Tuesday, October 25, 2011

Wikileaks Sinks

Wikileaks Sinks

Today we pour out a 40 for our homies who blew the door out of a lot of government secrets that in the long run, no one gave a shit about anyway because it wasn't news on who the next American Idol was. But sure enough, Wikileaks is done for, at least for now.
Julian Assange, co-founder of WikiLeaks, has announced that the whistleblowing website is suspending publishing operations in order to focus on fighting a financial blockade and raise new funds.

Assange, speaking at a press conference in London on Monday, said a banking blockade had destroyed 95% of WikiLeaks' revenues.

He added that the blockade posed an existential threat to WikiLeaks and if it was not lifted by the new year the organisation would be "simply not able to continue".

The website, behind the publication of hundreds of thousands of controversial US embassy cables in late 2010 in partnership with newspapers including the Guardian and New York Times, revealed that it was running on cash reserves after "an arbitrary and unlawful financial blockade" by the Bank of America, Visa, Mastercard, PayPal and Western Union.

WikiLeaks said in a statement: "The blockade is outside of any accountable, public process. It is without democratic oversight or transparency.

"The US government itself found that there were no lawful grounds to add WikiLeaks to a US financial blockade. But the blockade of WikiLeaks by politicised US finance companies continues regardless."

Assange said donations to WikiLeaks were running at €100,000 a month in 2010, but had dropped to a monthly figure of €6,000 to €7,000 this year.

This had cost the organisation a cumulative €40m to €50m, he claimed, assuming donations had stayed at their 2010 level without the financial blockade.

Assange said WikiLeaks was facing legal cases in Denmark, Iceland, the UK and Australia, as well as an existing action in the EU.

He is also fighting extradition from the UK to Sweden to answer allegations of sexual misconduct.

The Guardian, New York Times, El País, Der Spiegel and Le Monde worked with WikiLeaks in publishing carefully selected and redacted US embassy cables in December, but have since criticised the website's decision to publish its full archive of 251,000 unredacted documents in early September.

I think we should take a moment of silence. But instead we gonna sing them out, yo.

Any last words, Wiki?
Dear Donor,

on behalf of the whole WikiLeaks project, we in the Wau-Holland-Stiftung (WHS) want to thank you for your generous donations in 2010. Your donations were vital to making the historic disclosures of 2010 possible. Without your help, the WikiLeaks project would not have been able to deliver on making freedom of information a reality.

As you are aware, since December 2010 WikiLeaks has come under a politically motivated attack to cut off donations and debilitate its financial capabilities; our own foundation is subject to an investigation of its charitable status by the tax authorities in Germany. The financial blockade has not achieved its goals. You can still financially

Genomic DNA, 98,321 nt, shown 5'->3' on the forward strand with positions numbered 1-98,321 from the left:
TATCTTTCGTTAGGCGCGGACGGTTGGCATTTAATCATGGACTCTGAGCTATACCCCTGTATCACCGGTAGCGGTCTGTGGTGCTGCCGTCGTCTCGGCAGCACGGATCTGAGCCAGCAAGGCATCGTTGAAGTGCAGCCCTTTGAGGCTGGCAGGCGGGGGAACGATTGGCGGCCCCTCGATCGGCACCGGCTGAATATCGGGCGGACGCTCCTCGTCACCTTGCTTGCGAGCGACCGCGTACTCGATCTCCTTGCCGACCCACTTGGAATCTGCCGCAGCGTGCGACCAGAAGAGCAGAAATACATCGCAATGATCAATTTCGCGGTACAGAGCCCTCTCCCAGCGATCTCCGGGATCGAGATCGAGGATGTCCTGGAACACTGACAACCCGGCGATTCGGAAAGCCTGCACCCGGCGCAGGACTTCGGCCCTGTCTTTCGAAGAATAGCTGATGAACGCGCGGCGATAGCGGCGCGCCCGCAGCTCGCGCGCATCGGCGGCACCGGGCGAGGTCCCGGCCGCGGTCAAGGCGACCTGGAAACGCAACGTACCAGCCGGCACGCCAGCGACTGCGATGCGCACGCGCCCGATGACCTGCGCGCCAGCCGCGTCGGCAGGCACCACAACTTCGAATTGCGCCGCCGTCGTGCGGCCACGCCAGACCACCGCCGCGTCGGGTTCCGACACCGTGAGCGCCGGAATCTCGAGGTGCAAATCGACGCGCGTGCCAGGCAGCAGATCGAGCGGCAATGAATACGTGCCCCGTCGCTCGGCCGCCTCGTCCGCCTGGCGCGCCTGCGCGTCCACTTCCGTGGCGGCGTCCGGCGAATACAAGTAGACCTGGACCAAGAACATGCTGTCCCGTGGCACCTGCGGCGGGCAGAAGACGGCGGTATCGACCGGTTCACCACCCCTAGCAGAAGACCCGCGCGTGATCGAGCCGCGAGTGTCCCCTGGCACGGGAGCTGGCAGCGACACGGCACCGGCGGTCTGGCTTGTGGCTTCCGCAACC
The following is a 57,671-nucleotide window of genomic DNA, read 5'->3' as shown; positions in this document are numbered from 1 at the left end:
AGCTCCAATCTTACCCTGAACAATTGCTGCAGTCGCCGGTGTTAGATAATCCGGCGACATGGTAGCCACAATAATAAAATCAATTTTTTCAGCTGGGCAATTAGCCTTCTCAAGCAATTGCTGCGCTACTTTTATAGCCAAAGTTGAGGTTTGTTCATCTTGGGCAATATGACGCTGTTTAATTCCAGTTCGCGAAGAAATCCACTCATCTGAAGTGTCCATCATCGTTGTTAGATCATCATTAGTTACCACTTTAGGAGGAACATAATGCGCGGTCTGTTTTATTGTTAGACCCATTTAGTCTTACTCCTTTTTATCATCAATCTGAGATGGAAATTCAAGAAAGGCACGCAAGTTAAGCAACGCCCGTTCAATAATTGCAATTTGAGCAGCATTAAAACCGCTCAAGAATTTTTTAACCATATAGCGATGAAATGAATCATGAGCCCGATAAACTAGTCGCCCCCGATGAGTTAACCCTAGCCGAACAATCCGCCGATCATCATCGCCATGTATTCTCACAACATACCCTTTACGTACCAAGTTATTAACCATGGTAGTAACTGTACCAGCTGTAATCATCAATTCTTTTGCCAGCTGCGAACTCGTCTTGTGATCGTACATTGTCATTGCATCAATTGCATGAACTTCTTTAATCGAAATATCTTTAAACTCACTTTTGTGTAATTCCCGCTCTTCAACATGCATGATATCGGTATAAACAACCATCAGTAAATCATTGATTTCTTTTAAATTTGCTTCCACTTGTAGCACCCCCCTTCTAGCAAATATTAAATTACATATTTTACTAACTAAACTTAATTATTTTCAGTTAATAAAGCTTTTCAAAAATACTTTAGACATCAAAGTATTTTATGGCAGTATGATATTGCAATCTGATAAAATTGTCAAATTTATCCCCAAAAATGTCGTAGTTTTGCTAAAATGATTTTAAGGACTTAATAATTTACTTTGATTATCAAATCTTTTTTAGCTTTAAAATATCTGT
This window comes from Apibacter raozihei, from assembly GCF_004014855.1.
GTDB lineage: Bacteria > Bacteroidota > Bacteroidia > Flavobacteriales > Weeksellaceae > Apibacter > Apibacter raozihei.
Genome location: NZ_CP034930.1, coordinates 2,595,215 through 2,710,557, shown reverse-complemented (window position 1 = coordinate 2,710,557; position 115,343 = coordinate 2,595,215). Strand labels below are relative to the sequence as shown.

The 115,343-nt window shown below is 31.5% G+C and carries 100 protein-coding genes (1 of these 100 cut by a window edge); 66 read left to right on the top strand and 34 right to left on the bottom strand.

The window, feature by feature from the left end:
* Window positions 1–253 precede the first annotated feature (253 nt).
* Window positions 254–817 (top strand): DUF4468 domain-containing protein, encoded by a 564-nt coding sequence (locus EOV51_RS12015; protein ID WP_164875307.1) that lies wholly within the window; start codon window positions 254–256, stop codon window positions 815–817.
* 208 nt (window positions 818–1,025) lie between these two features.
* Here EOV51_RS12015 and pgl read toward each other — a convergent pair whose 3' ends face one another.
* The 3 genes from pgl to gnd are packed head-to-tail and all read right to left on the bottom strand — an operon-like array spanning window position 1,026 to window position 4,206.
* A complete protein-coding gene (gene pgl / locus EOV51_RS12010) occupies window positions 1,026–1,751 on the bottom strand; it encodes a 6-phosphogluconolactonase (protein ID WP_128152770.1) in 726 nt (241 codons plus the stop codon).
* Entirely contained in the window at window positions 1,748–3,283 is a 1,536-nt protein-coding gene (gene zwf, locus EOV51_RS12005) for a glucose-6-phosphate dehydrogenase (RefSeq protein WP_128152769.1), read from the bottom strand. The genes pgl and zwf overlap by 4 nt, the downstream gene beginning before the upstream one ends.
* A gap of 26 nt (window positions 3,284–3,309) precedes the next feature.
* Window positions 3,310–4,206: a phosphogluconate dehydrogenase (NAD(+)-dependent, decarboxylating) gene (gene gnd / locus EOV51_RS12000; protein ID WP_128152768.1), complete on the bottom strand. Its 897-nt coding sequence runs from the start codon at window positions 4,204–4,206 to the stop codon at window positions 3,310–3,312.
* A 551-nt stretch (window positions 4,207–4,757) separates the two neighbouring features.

support WikiLeaks and help the project withstand this politically motivated attack - and here is how:

Today, 24th October 2011, WikiLeaks is initiating a campaign against the unlawful and arbitrary blockade imposed by PayPal, Bank of America, VISA, MasterCard, and Western Union to prevent you and other people like you who want to donate to the WikiLeaks project and keep it strong. WikiLeaks has initiated litigation proceedings in several countries. Your support is more vital than ever. If you would like to learn more about the blockade, visit

You can join Julian Assange, Kristinn Hrafnsson and Bernd Fix from WHS at the press conference about the financial blockade against WikiLeaks and WHS via live stream http://www.ustream.t...frontline-club. The event will be held in London's Frontline Club at 12:45 (local time) on Monday, 24 October 2011.

Best regards,

Board of directors, Wau-Holland-Stiftung
If only there was an electronic crypto-currency that could be used to facilitate international transfers of money... a... bitcoin, if you will. Oh, if only. I'm really confused on why they don't just sell some dirt to China. I mean, they're paying out the ass for shit like the Osama down helicopter black box and are lending money left and right to America's debt situation.

I'm sure many of you are wondering if this is a good or bad thing. I mean, on the plus side, our secrets aren't going to be spilled. On the bad, Julian Assange may have been creepy as fuck and a rapist, but WikiLeaks was a decent threat to government overstepping and dirty shit happening in the shadows. But then again, that's why they got shut down, now isn't it.

Maybe we haven't really seen the last of it, or at least Assange. Even if by now all of Bradley Manning's stuff has been leaked out already, the precedent has been set with a million copy-cats. So WikiLeaks going under probably doesn't change anything. Besides, I know that various governments are monitoring everything sent to Wikileaks these days. Probably for the better if sources are to be protected.

Now if only Assange would release the wikileaks of all those Bank of America and other banking leaked documents as a final fuck you.

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